Victoria Fellowship Church
International & Interdenominational
Bible Study Worksheet – December 20, 2015
Theme: Heroes of Faith
Topic: Jephthah – A Gangster with Disciplined Faith
Main Texts: Judges 11:1-40
Key Verse: Hebrews 11:32-33 –“…Gideon, Barak, Samson and Jephthah, …David and Samuel and the prophets, who through faith conquered kingdoms, administered justice, and gained what was promised; …”(NIV)
Last Sunday in our study of Moses – The Militant Nationalist. we saw how he refused to enjoy affluence at the expense of his oppressed people. Key lessons we shared from the study include:
Benefiting from the oppression of other people is as much a “pleasures of sin” as the sins we more readily identify (adultery, murder, stealing, etc.) In fact, this sin attracts the highest indignation from God and, more than any other sin, contributed to God’s anger against Israel. We need to examine ourselves – including political affiliations – to know if we are benefiting from the oppression of others.
Wherever we see injustice or oppression, we should ask God to show us what we can do about it and not just talk about it – or even worse, keep quiet about it. We may discover that we can do more about such situations than we currently admit! It is amazing what a few words of courage against injustice could do.
This Sunday, we will look at another hero of faith not often discussed: Jephthah. The few times we mention his name, it is perhaps as regards his sacrifice of his daughter in fulfilment of a deadly pledge he had made to God if victorious over the Ammonites. However, in this study, we will focus on his person – the circumstance of his birth, and how he moved from being a violent gangster to being a Judge in Israel. Key lessons to share should include:
Regardless of the circumstance of our birth or our pedigree, God deposits in every human being gifts and talents that can be harnessed for His glory, and we should be looking for those endowments even in those rejected and disparaged by the society.
We must never allow the circumstance of our birth or our pedigree to limit our aspiration or what God can do in us and through us.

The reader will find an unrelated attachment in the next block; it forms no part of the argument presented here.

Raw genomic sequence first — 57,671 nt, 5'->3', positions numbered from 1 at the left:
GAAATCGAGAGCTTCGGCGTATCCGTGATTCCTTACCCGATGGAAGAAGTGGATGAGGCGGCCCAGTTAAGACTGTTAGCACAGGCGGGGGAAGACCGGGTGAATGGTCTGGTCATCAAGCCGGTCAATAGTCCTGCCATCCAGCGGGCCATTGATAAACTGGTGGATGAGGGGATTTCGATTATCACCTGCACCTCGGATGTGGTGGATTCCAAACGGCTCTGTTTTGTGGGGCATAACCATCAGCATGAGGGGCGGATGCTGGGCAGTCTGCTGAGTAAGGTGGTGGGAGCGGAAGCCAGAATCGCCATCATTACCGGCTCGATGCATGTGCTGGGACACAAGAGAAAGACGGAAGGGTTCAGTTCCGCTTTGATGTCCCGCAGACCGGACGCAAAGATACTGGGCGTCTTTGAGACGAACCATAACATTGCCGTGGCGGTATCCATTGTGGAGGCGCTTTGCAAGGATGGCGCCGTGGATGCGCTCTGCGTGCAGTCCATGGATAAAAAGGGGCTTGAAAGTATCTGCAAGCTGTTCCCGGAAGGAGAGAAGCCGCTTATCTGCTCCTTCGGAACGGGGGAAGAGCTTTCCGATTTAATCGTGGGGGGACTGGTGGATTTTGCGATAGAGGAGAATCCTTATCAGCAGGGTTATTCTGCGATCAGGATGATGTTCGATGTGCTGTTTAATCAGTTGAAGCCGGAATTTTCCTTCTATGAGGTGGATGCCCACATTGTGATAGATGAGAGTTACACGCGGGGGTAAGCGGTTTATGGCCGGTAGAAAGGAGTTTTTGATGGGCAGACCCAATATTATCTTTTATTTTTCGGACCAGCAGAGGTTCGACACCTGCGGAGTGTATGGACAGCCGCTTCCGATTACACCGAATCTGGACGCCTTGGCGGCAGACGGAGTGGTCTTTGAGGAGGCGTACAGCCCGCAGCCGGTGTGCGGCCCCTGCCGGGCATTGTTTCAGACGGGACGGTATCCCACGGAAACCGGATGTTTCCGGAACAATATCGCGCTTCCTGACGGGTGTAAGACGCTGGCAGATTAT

Invoking God’s miraculous intervention should never be a substitute for pragmatic steps in resolving issues: A wise dialogue with that boss whom you think wants your downfall may well be God’s preferred approach than praying down God’s fire on him!
Jephthah is not one of those Bible characters we talk about often. He is mentioned in our key verse today as one of those who “through faith conquered kingdoms”. But the full story about the man, found in our main text (Judges 11) is quite revealing. A product of an adulterous liaison between his father Gilead and an unnamed prostitute, he was hated and stigmatised by his half-brothers and kicked out of the family home. He fled to the land of Tob and, feeling he did not belong to the conventional society, he decided to capitalise on his strength by forming and leading a violent
gang. If we thought street gangs are only a product of our modern society, we are wrong.
1. In your society, in what ways, if any, does a person’s family pedigree or birth circumstance affect the way he is viewed by (a) the general society, (b) committed Christians, and (c) himself/ herself? God deposits in every human being some gift, virtue or talent, regardless of how disadvantaged they may have been. The very first statement about Jephthah in our main text says “Jephthah the Gileadite was a mighty warrior”. It is curious that when the Israelites had to defend themselves against the aggression of the Ammonites, the elders of Gilead decided to look for this gangster to lead the Israelites army and even promised to eventually make him their ruler! Understandably, Jephthah was very surprised!
2. To what extent does your society exploit specific abilities of those considered renegades or deviants for the benefit of the society? Although a gang leader with strong fighting abilities, Jephthah did not immediately go to war with the Ammonites but initiated a dialogue which, he hoped, might avert a war. He relived the history of the Exodus to convince the Ammonite leader that Israel had never wronged his country, and that there was no reason for this war. It is noteworthy that despite his (Jephthah’s) strength and faith inGod to grant him and his army victory, he would still rather avoid a war.
3. Are there occasions when we seek to exercise faith to invoke God’s miraculous intervention in situations where pragmatic solutions are available? How might God respond to such approach?
In Judges 11:27, following the Ammonite’s insistence on war, Jephthah basically drew the battle line – not between him and the Ammonites, but between God and the Ammonites – “let the Lord judge …”. Young shepherd David would later echo similar words in his encounter with Goliath – see 1 Samuel 17:45. Israel triumphed over the Ammonites.
4. What are typical indications that one who claims to be exercising faith ostensibly for God’s glory may in fact be seeking his own glory?
Father, help those whose potential to achieve great things for you are being hindered by their consciousness of their background. Liberate them for your own glory, In Jesus’ name. Amen.